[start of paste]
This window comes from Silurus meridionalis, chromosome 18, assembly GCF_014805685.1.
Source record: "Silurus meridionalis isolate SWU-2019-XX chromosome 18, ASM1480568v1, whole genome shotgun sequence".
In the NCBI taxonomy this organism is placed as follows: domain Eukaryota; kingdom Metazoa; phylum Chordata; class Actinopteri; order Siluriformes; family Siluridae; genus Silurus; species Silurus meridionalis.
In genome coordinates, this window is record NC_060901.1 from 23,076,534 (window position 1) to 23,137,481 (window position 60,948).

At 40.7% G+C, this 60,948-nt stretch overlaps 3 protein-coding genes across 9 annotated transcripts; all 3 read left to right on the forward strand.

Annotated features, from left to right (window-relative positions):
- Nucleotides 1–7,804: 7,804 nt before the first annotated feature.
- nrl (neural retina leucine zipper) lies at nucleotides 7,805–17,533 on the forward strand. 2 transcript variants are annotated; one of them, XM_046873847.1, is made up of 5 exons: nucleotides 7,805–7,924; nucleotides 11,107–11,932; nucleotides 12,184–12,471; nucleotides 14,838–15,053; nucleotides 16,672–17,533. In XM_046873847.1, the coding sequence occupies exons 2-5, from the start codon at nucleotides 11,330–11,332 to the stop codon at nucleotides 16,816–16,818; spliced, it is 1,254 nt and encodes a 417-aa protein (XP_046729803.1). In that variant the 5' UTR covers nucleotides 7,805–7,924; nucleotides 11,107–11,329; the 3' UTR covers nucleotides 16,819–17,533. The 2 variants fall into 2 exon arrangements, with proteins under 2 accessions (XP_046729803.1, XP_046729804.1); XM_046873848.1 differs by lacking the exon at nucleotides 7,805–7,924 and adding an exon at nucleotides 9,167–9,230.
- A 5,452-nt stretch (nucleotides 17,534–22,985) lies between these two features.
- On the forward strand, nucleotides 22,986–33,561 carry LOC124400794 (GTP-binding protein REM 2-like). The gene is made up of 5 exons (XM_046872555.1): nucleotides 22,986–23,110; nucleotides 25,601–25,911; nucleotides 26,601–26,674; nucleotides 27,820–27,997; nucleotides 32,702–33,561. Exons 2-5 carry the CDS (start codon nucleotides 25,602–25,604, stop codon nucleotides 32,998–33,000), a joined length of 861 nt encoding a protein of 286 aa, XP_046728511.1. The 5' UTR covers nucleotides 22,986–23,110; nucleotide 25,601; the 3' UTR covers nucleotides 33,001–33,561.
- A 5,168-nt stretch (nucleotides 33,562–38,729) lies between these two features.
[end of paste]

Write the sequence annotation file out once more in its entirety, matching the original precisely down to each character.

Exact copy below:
This window comes from Silurus meridionalis, chromosome 18, assembly GCF_014805685.1.
Source record: "Silurus meridionalis isolate SWU-2019-XX chromosome 18, ASM1480568v1, whole genome shotgun sequence".
In the NCBI taxonomy this organism is placed as follows: domain Eukaryota; kingdom Metazoa; phylum Chordata; class Actinopteri; order Siluriformes; family Siluridae; genus Silurus; species Silurus meridionalis.
In genome coordinates, this window is record NC_060901.1 from 23,076,534 (window position 1) to 23,137,481 (window position 60,948).

At 40.7% G+C, this 60,948-nt stretch overlaps 3 protein-coding genes across 9 annotated transcripts; all 3 read left to right on the forward strand.

Annotated features, from left to right (window-relative positions):
- Nucleotides 1–7,804: 7,804 nt before the first annotated feature.
- nrl (neural retina leucine zipper) lies at nucleotides 7,805–17,533 on the forward strand. 2 transcript variants are annotated; one of them, XM_046873847.1, is made up of 5 exons: nucleotides 7,805–7,924; nucleotides 11,107–11,932; nucleotides 12,184–12,471; nucleotides 14,838–15,053; nucleotides 16,672–17,533. In XM_046873847.1, the coding sequence occupies exons 2-5, from the start codon at nucleotides 11,330–11,332 to the stop codon at nucleotides 16,816–16,818; spliced, it is 1,254 nt and encodes a 417-aa protein (XP_046729803.1). In that variant the 5' UTR covers nucleotides 7,805–7,924; nucleotides 11,107–11,329; the 3' UTR covers nucleotides 16,819–17,533. The 2 variants fall into 2 exon arrangements, with proteins under 2 accessions (XP_046729803.1, XP_046729804.1); XM_046873848.1 differs by lacking the exon at nucleotides 7,805–7,924 and adding an exon at nucleotides 9,167–9,230.
- A 5,452-nt stretch (nucleotides 17,534–22,985) lies between these two features.
- On the forward strand, nucleotides 22,986–33,561 carry LOC124400794 (GTP-binding protein REM 2-like). The gene is made up of 5 exons (XM_046872555.1): nucleotides 22,986–23,110; nucleotides 25,601–25,911; nucleotides 26,601–26,674; nucleotides 27,820–27,997; nucleotides 32,702–33,561. Exons 2-5 carry the CDS (start codon nucleotides 25,602–25,604, stop codon nucleotides 32,998–33,000), a joined length of 861 nt encoding a protein of 286 aa, XP_046728511.1. The 5' UTR covers nucleotides 22,986–23,110; nucleotide 25,601; the 3' UTR covers nucleotides 33,001–33,561.
- A 5,168-nt stretch (nucleotides 33,562–38,729) lies between these two features.